Hon DAVID PARKER: As I tried to explain in one of my earlier answers, at the time when the supplementary estimates were being prepared it was known that a deficit was projected for the first commitment period, but it was, at that time, projected by the relevant ministry in terms of millions of tonnes of carbon dioxide, not dollars. Crown accounts express things in dollars. The conversion of that kilogram figure to the amount that Treasury thought should be included in the accounts—in dollar terms—did not happen until after the closing date for supplementary estimates.

Hon Dr Nick Smith: How can the Minister come to the House and expect us to believe that explanation when the Auditor-General rejects it and says the Government broke the law?

Hon DAVID PARKER: No, I do not accept that the Auditor-General was blind to the fact that the disclosure had been made in terms of quantity rather than dollars. Indeed, the Auditor-General appeared, on my reading of the report, to be quite satisfied that the matter had been appropriately tidied up as soon as it could be.

Hon Dr Nick Smith: To clarify issues, I seek leave to table the Auditor-General’s report that says that the Government did breach the Public Finance Act, and that it required validating legislation, and, furthermore, the transcript from the select committee—

Madam SPEAKER: Can I take the first one. Leave is sought to table that report. Is there any objection? There is objection.

Hon Dr Nick Smith: I seek leave to table the select committee transcript in which Mr Keate from the Auditor-General’s office said it was a breach of the Public Finance Act, because there was no appropriation for that year.

Madam SPEAKER: Leave is sought to table that transcript. Is there any objection? There is objection.

Hon Dr Nick Smith: Can the Minister explain to the House why the Government should not face some consequence of breaching the Public Finance Act, when anybody else who breaks the law faces consequences, even if the offence is a minor speeding offence under his transport portfolio—or is this $300 million bungle by the Government in the same class as the Prime Minister signing paintings she did not paint, the Prime Minister speeding in motorcades and not facing prosecution—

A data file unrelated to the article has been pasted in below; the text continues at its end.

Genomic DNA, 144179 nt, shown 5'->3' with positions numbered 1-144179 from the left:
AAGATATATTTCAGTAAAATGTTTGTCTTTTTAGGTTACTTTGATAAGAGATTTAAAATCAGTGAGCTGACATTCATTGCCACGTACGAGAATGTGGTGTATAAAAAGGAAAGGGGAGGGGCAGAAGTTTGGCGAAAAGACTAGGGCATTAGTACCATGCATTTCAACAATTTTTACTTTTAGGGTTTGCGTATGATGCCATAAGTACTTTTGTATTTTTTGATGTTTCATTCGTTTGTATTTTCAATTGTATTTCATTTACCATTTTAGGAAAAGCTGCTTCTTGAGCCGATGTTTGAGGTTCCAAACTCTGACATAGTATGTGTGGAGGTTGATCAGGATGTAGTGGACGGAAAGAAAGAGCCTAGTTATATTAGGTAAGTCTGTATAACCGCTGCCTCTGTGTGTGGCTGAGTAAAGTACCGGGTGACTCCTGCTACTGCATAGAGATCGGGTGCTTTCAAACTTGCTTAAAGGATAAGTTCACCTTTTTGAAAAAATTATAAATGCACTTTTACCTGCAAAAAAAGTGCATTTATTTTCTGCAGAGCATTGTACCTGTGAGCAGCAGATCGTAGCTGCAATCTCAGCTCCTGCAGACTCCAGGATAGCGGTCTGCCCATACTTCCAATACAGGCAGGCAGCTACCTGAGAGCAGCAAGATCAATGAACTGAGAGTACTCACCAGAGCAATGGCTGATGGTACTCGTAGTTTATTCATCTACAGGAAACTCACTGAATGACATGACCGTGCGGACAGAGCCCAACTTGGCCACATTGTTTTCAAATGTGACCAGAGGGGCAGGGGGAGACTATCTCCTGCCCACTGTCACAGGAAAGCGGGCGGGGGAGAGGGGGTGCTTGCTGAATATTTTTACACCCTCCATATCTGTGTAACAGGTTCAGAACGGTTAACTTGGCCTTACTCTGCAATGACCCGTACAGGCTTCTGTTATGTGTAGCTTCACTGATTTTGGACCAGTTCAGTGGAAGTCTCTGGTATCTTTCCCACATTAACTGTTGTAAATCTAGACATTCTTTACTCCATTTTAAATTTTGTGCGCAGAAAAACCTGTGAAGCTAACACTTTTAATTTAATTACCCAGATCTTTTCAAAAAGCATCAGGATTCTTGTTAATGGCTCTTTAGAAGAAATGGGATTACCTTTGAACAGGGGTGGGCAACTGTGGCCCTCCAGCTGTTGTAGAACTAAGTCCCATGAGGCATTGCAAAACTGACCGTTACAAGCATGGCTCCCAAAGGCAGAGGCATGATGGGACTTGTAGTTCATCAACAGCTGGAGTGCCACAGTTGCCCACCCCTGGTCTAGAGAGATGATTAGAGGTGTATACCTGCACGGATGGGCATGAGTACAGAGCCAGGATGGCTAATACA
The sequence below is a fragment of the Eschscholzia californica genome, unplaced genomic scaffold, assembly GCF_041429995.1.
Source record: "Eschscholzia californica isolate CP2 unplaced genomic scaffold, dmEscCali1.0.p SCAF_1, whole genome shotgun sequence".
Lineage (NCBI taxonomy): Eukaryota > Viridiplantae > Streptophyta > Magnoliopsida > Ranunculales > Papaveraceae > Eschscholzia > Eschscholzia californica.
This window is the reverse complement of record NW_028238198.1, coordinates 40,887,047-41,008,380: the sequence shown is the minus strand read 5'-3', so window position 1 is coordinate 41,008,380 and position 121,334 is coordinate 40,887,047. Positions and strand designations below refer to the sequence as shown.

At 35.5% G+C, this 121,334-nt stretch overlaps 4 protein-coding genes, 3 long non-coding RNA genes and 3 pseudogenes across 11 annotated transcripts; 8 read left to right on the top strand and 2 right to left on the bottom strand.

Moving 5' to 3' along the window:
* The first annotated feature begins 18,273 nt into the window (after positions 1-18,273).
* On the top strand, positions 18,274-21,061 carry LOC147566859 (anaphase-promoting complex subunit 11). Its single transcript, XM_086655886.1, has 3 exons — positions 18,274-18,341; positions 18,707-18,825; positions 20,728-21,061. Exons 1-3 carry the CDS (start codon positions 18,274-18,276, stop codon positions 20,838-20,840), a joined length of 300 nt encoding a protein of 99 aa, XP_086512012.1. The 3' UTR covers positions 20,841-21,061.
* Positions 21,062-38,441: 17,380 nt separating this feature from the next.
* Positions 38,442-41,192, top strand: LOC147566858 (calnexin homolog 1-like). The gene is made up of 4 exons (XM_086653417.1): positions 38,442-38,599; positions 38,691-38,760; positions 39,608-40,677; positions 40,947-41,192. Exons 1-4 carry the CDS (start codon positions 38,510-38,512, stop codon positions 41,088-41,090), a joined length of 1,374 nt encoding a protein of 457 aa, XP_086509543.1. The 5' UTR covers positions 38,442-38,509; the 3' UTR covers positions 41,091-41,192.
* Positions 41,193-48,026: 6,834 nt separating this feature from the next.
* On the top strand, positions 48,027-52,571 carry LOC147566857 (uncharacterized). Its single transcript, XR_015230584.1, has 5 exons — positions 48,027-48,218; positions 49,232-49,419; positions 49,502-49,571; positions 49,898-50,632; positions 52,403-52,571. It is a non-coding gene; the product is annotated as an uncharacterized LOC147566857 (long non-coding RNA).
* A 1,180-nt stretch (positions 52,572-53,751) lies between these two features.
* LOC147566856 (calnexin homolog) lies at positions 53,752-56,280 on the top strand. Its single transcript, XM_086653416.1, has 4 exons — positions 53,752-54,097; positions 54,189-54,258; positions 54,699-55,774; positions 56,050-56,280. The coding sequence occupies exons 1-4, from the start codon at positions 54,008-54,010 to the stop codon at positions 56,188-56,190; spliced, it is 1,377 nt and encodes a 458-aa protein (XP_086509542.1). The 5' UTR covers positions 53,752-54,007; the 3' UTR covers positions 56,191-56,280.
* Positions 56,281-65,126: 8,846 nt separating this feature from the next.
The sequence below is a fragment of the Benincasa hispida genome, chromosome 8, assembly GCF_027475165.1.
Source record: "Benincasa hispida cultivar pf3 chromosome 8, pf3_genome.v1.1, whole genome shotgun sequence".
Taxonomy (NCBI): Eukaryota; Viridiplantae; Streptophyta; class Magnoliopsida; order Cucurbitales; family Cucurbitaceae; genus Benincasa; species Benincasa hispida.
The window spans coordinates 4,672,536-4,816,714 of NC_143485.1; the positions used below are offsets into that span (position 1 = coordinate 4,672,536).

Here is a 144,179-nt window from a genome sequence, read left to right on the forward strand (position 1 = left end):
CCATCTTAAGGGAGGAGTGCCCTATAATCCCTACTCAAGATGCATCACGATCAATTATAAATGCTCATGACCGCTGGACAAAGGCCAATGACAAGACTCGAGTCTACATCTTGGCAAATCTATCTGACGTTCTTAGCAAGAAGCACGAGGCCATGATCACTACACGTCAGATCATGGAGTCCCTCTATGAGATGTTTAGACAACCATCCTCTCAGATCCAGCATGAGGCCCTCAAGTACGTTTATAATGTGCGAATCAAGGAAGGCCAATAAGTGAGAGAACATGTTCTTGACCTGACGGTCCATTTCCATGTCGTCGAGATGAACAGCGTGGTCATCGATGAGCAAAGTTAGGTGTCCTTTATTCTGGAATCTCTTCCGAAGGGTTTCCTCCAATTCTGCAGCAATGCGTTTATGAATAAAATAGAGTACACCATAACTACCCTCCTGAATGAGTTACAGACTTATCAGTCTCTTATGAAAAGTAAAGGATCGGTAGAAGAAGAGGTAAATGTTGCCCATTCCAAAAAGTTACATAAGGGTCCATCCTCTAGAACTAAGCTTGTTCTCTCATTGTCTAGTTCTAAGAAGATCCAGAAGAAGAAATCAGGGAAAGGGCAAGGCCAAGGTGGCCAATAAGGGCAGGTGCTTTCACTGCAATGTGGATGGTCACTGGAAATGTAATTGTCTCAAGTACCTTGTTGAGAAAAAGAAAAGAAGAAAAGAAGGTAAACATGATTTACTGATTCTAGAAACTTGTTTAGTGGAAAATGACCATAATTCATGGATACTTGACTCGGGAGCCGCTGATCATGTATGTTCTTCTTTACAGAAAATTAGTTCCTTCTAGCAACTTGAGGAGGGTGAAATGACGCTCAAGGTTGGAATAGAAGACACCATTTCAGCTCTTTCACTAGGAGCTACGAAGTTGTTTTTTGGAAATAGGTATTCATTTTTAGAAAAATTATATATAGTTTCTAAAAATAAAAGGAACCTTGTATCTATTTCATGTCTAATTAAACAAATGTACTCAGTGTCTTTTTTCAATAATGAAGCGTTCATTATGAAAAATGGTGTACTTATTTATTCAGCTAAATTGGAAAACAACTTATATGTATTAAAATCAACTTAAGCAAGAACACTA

Madam SPEAKER: That is not relevant to the question.

Hon Dr Nick Smith:—and the sort of standard we have seen from Mr Benson-Pope?

Madam SPEAKER: I am sorry but I am trying here to ensure that questions are specific, and answered accordingly.

Hon Dr Nick Smith: I raise a point of order, Madam Speaker. The issue here is compliance with the law, and this Government has a track record, whether it is paintings, motorcades, or Mr Benson-Pope, of ignoring the law. I am asking the Minister—

Madam SPEAKER: I ask the Minister, then, to address the question.

Hon DAVID PARKER: I quote from the report from the Auditor-General in my reply:

“The unappropriated expenditure during 2004/05 relates to the recognition of New Zealand’s Kyoto Protocol liability. This was not included in the supplementary estimates as Treasury decided to include this liability under Vote Climate Change in late June. Therefore, it is outside the ministry’s”—that is, the ministry for climate change—“control.”

Jeanette Fitzsimons: Has the Minister been advised of any actions taken by that member when he was a Minister, or by any other member of the National Cabinet, to reduce our inevitable liabilities for the high cost of carbon in the future, after the National Government had signed the United Nations Framework Convention on Climate Change in Rio in 1992, which committed us to reducing emissions, and after its Minister Rob Storey had committed to a 20 percent reduction in greenhouse gases by 2000?

Hon Dr Nick Smith: I raise a point of order, Madam Speaker. The question—

Madam SPEAKER: Would members please be seated. There is a lot of moving around the Chamber today, which is very distracting for everyone, and members having their backs to everyone is not a good idea, either. Would members please sit down.

Hon Dr Nick Smith: I raise a point of order, Madam Speaker. Not only were the allegations made by Jeanette Fitzsimons untrue but, more important, events that occurred a good 6 to 8 years before the Minister came to office are well outside his ministerial responsibility.

Hon Trevor Mallard: From memory, I think the question was phrased: “Has he seen any reports of” or: “Has he seen any evidence of”. The Minister’s having seen reports or evidence of matters, even if they occurred before the time he was responsible for them, is certainly something that comes within his responsibility—if he has seen them as Minister.

Madam SPEAKER: There is no rule about how far back one can refer, as long as the reports are official reports. The question was phrased correctly, so I ask the Minister to address it.

Hon DAVID PARKER: I have seen no such report, because there was nothing to report on.